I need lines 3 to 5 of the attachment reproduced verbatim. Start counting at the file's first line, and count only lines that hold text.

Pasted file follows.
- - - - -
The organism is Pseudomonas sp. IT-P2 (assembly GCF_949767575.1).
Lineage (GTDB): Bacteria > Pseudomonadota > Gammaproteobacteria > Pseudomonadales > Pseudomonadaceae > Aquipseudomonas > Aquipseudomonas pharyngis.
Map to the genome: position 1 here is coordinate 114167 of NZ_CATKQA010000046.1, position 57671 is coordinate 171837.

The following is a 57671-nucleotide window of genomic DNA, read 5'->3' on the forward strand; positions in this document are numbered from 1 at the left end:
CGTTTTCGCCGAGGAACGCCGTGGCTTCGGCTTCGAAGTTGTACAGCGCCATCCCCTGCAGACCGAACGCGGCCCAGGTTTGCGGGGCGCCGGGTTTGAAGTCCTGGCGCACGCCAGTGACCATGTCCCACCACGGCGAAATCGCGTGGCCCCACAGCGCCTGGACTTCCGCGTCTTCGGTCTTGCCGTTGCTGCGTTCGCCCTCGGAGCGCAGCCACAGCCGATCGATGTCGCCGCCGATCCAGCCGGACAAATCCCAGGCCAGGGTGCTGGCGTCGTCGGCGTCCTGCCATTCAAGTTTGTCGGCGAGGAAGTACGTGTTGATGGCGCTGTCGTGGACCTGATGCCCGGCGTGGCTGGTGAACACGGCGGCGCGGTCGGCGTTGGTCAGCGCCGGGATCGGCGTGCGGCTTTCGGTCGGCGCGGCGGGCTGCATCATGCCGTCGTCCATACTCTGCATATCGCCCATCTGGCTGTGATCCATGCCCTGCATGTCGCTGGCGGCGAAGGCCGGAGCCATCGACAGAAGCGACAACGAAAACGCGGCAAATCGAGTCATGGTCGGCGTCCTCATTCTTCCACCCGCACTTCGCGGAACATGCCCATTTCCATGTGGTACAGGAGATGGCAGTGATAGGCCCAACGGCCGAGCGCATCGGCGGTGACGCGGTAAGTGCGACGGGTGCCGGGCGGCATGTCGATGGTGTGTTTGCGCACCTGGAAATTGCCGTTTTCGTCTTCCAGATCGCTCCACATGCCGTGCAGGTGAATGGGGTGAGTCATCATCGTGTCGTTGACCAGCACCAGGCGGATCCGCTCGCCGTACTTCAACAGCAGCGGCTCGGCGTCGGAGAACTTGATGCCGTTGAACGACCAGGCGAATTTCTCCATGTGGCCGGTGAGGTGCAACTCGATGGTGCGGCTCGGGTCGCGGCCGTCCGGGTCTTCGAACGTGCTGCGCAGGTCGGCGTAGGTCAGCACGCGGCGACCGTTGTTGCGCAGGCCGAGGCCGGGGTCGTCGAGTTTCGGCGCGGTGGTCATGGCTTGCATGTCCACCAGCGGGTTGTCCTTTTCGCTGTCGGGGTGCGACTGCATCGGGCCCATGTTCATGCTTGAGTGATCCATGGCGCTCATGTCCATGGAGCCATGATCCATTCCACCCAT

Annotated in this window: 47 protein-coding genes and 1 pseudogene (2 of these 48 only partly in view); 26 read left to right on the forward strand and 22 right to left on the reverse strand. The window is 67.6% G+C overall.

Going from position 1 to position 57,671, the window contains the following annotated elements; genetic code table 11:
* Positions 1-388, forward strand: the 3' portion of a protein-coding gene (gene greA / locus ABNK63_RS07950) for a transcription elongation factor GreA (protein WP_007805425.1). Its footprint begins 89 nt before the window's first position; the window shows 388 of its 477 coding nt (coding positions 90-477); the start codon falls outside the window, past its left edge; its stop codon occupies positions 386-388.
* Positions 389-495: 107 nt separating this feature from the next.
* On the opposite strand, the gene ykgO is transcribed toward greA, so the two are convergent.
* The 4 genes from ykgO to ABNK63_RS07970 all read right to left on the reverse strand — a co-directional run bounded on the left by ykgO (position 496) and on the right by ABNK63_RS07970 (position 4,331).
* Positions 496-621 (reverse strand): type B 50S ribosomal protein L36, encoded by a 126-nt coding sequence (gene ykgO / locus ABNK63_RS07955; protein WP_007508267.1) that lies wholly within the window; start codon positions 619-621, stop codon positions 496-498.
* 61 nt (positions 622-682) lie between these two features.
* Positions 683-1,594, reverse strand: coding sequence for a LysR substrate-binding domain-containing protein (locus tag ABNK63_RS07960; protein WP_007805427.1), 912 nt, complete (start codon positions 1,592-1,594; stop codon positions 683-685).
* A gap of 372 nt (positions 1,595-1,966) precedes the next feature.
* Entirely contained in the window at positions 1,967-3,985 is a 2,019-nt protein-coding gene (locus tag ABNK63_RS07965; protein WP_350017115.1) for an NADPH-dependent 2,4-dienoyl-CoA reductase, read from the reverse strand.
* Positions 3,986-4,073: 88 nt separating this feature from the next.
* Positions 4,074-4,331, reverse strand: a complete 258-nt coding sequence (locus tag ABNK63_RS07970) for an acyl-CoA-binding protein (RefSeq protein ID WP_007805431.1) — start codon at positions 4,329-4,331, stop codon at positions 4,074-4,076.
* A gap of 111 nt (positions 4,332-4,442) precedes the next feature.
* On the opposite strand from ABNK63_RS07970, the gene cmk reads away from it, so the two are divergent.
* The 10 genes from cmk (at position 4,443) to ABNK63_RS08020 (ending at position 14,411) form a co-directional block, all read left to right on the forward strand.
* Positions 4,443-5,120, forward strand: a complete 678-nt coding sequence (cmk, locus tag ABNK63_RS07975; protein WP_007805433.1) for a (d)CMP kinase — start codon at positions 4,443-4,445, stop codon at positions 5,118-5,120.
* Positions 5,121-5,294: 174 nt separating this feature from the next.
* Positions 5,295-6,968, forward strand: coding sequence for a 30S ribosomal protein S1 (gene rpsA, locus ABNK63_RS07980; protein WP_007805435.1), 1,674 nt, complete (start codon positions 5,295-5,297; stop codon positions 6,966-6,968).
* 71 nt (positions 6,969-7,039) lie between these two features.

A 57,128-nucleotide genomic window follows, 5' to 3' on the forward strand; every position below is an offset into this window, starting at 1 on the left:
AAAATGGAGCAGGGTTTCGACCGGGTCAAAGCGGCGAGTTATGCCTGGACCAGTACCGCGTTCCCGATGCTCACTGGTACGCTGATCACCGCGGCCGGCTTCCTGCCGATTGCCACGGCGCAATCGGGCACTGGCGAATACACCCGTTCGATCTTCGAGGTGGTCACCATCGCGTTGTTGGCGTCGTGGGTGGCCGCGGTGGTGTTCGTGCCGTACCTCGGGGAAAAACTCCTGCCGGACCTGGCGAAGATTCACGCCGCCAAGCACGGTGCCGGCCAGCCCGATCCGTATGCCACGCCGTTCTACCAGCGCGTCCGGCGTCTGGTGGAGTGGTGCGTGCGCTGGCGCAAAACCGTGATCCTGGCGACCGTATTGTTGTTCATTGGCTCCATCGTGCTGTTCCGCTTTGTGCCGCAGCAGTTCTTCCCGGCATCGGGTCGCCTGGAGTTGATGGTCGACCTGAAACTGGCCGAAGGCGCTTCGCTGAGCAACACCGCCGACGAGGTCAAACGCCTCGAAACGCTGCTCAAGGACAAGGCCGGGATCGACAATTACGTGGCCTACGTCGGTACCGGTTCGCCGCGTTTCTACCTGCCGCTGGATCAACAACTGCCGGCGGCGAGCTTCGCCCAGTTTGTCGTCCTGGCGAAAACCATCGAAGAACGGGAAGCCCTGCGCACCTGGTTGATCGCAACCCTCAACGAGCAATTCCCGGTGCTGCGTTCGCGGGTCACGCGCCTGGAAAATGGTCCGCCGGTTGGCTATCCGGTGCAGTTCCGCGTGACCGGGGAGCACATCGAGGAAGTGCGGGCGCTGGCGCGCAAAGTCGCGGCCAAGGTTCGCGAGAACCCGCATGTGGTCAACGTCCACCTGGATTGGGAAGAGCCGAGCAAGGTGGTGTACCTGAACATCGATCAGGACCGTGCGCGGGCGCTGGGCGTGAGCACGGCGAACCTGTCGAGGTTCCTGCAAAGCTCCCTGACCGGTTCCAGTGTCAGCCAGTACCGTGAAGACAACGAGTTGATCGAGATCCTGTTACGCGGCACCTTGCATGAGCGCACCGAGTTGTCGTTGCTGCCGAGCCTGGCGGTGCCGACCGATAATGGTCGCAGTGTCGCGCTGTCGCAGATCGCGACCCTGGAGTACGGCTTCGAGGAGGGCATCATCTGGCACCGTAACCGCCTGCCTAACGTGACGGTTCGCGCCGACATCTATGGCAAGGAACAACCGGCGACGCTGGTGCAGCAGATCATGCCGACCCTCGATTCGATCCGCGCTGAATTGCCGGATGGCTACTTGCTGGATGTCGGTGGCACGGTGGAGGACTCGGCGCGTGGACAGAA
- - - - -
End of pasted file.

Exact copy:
Map to the genome: position 1 here is coordinate 114167 of NZ_CATKQA010000046.1, position 57671 is coordinate 171837.

The following is a 57671-nucleotide window of genomic DNA, read 5'->3' on the forward strand; positions in this document are numbered from 1 at the left end:
CGTTTTCGCCGAGGAACGCCGTGGCTTCGGCTTCGAAGTTGTACAGCGCCATCCCCTGCAGACCGAACGCGGCCCAGGTTTGCGGGGCGCCGGGTTTGAAGTCCTGGCGCACGCCAGTGACCATGTCCCACCACGGCGAAATCGCGTGGCCCCACAGCGCCTGGACTTCCGCGTCTTCGGTCTTGCCGTTGCTGCGTTCGCCCTCGGAGCGCAGCCACAGCCGATCGATGTCGCCGCCGATCCAGCCGGACAAATCCCAGGCCAGGGTGCTGGCGTCGTCGGCGTCCTGCCATTCAAGTTTGTCGGCGAGGAAGTACGTGTTGATGGCGCTGTCGTGGACCTGATGCCCGGCGTGGCTGGTGAACACGGCGGCGCGGTCGGCGTTGGTCAGCGCCGGGATCGGCGTGCGGCTTTCGGTCGGCGCGGCGGGCTGCATCATGCCGTCGTCCATACTCTGCATATCGCCCATCTGGCTGTGATCCATGCCCTGCATGTCGCTGGCGGCGAAGGCCGGAGCCATCGACAGAAGCGACAACGAAAACGCGGCAAATCGAGTCATGGTCGGCGTCCTCATTCTTCCACCCGCACTTCGCGGAACATGCCCATTTCCATGTGGTACAGGAGATGGCAGTGATAGGCCCAACGGCCGAGCGCATCGGCGGTGACGCGGTAAGTGCGACGGGTGCCGGGCGGCATGTCGATGGTGTGTTTGCGCACCTGGAAATTGCCGTTTTCGTCTTCCAGATCGCTCCACATGCCGTGCAGGTGAATGGGGTGAGTCATCATCGTGTCGTTGACCAGCACCAGGCGGATCCGCTCGCCGTACTTCAACAGCAGCGGCTCGGCGTCGGAGAACTTGATGCCGTTGAACGACCAGGCGAATTTCTCCATGTGGCCGGTGAGGTGCAACTCGATGGTGCGGCTCGGGTCGCGGCCGTCCGGGTCTTCGAACGTGCTGCGCAGGTCGGCGTAGGTCAGCACGCGGCGACCGTTGTTGCGCAGGCCGAGGCCGGGGTCGTCGAGTTTCGGCGCGGTGGTCATGGCTTGCATGTCCACCAGCGGGTTGTCCTTTTCGCTGTCGGGGTGCGACTGCATCGGGCCCATGTTCATGCTTGAGTGATCCATGGCGCTCATGTCCATGGAGCCATGATCCATTCCACCCAT